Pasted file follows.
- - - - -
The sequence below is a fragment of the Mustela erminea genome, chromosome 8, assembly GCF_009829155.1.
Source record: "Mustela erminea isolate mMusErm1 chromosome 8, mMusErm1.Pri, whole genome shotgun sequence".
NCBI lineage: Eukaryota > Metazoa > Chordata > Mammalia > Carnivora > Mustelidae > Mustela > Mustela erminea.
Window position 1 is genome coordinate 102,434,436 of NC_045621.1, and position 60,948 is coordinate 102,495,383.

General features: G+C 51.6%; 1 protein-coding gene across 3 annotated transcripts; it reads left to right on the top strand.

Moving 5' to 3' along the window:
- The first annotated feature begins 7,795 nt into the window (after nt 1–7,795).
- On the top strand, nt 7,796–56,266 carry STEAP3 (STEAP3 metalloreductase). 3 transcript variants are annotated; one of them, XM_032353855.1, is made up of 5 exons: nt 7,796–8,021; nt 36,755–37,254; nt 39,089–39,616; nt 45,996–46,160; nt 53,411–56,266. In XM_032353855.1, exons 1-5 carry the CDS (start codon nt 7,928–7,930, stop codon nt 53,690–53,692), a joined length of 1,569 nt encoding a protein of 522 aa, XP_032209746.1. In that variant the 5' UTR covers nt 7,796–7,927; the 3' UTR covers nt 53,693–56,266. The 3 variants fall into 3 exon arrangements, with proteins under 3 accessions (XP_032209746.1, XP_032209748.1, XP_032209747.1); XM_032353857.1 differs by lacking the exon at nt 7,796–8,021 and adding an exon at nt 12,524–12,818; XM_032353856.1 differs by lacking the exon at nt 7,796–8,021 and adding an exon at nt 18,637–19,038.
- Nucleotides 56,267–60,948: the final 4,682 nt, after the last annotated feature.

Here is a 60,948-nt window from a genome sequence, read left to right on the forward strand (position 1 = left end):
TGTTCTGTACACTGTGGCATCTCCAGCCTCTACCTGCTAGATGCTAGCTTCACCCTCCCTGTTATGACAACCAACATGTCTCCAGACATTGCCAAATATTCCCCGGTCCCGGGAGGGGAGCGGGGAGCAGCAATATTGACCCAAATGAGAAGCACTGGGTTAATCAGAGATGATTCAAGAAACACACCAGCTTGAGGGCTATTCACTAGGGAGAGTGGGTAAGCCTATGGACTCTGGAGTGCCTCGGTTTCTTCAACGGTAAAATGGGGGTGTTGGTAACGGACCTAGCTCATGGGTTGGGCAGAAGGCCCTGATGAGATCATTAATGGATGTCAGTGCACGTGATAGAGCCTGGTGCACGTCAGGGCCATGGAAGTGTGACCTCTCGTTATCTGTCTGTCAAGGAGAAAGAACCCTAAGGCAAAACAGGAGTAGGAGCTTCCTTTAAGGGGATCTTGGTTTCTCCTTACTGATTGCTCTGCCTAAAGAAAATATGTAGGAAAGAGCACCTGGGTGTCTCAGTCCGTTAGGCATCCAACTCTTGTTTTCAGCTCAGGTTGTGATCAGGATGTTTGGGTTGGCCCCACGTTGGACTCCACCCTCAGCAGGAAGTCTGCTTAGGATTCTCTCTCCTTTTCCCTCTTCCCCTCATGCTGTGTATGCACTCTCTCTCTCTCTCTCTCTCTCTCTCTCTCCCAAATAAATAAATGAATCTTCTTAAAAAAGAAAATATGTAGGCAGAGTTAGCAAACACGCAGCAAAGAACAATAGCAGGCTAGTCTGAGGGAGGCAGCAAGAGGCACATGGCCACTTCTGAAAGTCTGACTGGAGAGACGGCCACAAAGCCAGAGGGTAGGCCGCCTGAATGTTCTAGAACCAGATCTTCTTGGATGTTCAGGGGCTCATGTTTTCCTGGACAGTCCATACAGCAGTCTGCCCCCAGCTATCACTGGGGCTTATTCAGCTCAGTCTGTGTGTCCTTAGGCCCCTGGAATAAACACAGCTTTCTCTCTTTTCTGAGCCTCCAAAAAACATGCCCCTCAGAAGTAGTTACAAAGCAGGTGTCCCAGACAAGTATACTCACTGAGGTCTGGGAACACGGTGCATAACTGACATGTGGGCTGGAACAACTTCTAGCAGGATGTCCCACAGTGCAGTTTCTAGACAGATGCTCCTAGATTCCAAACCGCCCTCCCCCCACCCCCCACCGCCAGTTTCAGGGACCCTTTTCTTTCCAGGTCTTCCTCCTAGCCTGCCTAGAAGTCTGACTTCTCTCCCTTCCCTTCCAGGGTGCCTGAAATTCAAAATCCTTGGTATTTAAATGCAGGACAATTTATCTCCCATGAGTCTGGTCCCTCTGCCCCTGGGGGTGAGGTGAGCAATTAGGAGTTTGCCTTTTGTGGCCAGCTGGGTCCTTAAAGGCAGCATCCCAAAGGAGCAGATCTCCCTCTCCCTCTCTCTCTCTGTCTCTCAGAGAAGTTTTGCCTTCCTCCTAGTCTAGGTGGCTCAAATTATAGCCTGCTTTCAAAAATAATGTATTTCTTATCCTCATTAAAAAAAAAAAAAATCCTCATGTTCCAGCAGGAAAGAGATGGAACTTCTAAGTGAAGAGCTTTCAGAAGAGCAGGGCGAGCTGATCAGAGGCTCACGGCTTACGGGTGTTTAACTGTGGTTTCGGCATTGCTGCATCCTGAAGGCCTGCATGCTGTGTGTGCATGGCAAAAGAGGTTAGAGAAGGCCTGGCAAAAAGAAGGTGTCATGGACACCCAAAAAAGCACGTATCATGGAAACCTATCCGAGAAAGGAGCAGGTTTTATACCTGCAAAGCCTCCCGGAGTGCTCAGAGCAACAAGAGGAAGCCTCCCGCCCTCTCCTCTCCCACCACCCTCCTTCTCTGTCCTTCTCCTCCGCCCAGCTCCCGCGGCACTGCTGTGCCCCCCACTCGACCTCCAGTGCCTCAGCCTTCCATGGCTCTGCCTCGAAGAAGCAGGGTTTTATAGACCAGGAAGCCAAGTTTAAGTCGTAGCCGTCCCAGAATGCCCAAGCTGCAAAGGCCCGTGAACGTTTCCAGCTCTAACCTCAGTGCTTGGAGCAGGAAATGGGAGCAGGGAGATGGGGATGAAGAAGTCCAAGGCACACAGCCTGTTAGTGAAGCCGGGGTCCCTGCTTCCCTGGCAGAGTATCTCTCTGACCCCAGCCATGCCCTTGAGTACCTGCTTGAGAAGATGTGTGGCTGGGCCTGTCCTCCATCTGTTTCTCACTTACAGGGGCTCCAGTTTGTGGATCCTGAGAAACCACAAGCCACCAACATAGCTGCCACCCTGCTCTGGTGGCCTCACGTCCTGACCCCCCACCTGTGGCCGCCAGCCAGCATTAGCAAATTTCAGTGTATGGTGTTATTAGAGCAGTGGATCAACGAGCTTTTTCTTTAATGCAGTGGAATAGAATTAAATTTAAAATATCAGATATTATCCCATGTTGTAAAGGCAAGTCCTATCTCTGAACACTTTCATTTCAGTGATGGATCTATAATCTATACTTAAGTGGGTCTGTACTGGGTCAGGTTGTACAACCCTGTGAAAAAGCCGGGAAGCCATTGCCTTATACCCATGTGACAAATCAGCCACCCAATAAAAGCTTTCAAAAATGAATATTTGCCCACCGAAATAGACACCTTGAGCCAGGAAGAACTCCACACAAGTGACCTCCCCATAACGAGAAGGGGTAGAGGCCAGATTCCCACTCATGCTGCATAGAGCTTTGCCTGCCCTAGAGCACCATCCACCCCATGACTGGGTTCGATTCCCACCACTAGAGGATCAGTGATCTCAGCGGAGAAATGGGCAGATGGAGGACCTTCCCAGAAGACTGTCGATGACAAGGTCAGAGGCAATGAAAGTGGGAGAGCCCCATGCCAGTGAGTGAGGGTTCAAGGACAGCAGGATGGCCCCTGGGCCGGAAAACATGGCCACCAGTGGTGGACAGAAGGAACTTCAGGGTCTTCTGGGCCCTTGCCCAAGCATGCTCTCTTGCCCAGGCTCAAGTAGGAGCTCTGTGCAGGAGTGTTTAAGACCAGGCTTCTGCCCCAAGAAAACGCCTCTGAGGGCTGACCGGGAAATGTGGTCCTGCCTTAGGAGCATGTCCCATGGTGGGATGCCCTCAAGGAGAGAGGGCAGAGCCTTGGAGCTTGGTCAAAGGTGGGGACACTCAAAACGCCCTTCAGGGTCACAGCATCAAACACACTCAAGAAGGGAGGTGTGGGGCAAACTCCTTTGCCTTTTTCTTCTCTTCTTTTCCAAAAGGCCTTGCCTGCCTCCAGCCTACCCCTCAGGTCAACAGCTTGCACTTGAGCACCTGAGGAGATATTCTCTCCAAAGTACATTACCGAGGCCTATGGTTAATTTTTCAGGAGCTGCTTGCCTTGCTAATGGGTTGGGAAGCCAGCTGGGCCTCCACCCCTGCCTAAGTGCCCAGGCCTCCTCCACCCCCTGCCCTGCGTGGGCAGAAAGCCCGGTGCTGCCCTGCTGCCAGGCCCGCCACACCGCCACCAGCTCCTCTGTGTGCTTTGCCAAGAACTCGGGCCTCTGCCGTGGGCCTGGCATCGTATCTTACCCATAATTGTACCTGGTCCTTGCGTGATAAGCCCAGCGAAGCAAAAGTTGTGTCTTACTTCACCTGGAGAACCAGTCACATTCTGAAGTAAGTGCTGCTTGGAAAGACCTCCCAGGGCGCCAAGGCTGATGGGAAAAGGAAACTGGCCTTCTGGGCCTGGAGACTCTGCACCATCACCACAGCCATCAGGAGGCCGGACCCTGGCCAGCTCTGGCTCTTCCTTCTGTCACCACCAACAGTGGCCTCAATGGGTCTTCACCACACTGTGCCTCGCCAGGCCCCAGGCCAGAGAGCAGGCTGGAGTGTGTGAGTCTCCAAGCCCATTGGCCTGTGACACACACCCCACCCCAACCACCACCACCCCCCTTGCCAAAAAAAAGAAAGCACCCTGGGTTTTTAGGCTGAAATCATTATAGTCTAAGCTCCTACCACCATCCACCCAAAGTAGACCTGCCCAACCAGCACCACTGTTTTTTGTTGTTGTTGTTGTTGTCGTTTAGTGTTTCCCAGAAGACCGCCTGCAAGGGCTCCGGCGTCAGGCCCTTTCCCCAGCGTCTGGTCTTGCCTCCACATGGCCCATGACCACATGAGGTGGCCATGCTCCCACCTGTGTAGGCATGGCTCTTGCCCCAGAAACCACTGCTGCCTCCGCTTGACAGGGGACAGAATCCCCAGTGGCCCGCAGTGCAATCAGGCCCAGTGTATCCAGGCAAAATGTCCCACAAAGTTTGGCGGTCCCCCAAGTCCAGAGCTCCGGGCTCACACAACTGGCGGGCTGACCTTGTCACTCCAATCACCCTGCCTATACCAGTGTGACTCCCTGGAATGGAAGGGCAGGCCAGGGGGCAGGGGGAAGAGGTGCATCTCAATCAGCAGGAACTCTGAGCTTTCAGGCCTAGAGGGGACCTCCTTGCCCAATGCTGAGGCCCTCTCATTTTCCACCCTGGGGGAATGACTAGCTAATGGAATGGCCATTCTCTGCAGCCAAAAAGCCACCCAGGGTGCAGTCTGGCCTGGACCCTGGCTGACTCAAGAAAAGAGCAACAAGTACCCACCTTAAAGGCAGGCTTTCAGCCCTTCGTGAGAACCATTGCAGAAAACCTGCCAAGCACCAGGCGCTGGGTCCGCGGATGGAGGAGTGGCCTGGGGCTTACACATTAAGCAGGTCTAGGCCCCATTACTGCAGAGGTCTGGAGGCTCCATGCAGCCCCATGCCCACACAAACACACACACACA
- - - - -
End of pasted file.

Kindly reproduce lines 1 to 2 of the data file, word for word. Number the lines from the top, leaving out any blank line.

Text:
The sequence below is a fragment of the Mustela erminea genome, chromosome 8, assembly GCF_009829155.1.
Source record: "Mustela erminea isolate mMusErm1 chromosome 8, mMusErm1.Pri, whole genome shotgun sequence".